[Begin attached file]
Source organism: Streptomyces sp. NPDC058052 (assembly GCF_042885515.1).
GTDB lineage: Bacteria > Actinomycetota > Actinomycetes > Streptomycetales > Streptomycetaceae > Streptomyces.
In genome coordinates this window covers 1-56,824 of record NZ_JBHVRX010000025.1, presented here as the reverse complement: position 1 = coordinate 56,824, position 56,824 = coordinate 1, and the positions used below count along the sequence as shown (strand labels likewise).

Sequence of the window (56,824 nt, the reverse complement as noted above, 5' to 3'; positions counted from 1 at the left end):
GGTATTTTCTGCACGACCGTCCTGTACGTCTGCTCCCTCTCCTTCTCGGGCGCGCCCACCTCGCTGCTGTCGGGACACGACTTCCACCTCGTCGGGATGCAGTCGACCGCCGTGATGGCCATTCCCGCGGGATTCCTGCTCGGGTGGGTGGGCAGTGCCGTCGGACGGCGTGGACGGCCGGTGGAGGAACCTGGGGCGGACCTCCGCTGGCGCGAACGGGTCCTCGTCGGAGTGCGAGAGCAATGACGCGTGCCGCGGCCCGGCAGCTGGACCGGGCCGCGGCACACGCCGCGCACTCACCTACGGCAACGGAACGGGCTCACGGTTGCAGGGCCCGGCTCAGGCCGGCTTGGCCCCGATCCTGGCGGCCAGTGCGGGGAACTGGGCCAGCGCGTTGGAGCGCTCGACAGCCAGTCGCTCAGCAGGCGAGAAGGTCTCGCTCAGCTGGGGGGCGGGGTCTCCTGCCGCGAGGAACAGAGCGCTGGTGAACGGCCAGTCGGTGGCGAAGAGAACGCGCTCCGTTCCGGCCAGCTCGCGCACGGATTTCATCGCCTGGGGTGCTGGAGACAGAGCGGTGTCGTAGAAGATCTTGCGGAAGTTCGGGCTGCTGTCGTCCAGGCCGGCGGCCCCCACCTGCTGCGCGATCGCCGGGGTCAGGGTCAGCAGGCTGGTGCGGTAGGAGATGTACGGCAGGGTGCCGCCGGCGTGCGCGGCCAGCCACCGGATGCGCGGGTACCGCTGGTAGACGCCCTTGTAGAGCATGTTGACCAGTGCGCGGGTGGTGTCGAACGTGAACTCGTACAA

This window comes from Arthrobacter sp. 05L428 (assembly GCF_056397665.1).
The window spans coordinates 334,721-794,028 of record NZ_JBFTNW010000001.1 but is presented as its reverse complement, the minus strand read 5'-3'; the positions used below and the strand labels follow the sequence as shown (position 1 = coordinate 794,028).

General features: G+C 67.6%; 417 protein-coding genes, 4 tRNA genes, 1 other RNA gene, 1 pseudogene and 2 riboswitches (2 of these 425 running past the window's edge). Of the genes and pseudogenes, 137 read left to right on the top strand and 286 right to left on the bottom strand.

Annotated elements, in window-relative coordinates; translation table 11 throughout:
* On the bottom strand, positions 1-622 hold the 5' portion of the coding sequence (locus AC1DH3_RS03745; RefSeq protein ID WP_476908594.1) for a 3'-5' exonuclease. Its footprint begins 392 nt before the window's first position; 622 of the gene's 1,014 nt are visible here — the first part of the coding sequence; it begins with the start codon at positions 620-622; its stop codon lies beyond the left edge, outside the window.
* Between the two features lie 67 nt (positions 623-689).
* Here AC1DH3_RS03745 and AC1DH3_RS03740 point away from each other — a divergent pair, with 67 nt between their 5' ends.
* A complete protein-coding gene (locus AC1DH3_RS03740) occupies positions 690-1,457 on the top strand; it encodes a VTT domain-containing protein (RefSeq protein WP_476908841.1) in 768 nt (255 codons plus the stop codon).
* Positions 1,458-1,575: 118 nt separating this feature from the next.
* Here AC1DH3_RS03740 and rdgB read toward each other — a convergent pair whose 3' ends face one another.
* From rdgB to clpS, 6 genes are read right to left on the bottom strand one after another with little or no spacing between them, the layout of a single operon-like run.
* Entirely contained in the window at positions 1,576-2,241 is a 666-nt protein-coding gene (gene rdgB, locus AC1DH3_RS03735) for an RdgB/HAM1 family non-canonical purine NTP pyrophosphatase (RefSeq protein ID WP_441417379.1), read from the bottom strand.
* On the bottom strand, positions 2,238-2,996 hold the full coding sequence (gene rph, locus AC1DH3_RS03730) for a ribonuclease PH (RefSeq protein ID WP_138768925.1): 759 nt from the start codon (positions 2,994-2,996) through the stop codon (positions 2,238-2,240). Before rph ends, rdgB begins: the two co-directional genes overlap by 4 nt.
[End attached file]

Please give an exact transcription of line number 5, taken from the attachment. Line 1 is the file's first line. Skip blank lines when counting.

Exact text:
GGTATTTTCTGCACGACCGTCCTGTACGTCTGCTCCCTCTCCTTCTCGGGCGCGCCCACCTCGCTGCTGTCGGGACACGACTTCCACCTCGTCGGGATGCAGTCGACCGCCGTGATGGCCATTCCCGCGGGATTCCTGCTCGGGTGGGTGGGCAGTGCCGTCGGACGGCGTGGACGGCCGGTGGAGGAACCTGGGGCGGACCTCCGCTGGCGCGAACGGGTCCTCGTCGGAGTGCGAGAGCAATGACGCGTGCCGCGGCCCGGCAGCTGGACCGGGCCGCGGCACACGCCGCGCACTCACCTACGGCAACGGAACGGGCTCACGGTTGCAGGGCCCGGCTCAGGCCGGCTTGGCCCCGATCCTGGCGGCCAGTGCGGGGAACTGGGCCAGCGCGTTGGAGCGCTCGACAGCCAGTCGCTCAGCAGGCGAGAAGGTCTCGCTCAGCTGGGGGGCGGGGTCTCCTGCCGCGAGGAACAGAGCGCTGGTGAACGGCCAGTCGGTGGCGAAGAGAACGCGCTCCGTTCCGGCCAGCTCGCGCACGGATTTCATCGCCTGGGGTGCTGGAGACAGAGCGGTGTCGTAGAAGATCTTGCGGAAGTTCGGGCTGCTGTCGTCCAGGCCGGCGGCCCCCACCTGCTGCGCGATCGCCGGGGTCAGGGTCAGCAGGCTGGTGCGGTAGGAGATGTACGGCAGGGTGCCGCCGGCGTGCGCGGCCAGCCACCGGATGCGCGGGTACCGCTGGTAGACGCCCTTGTAGAGCATGTTGACCAGTGCGCGGGTGGTGTCGAACGTGAACTCGTACAA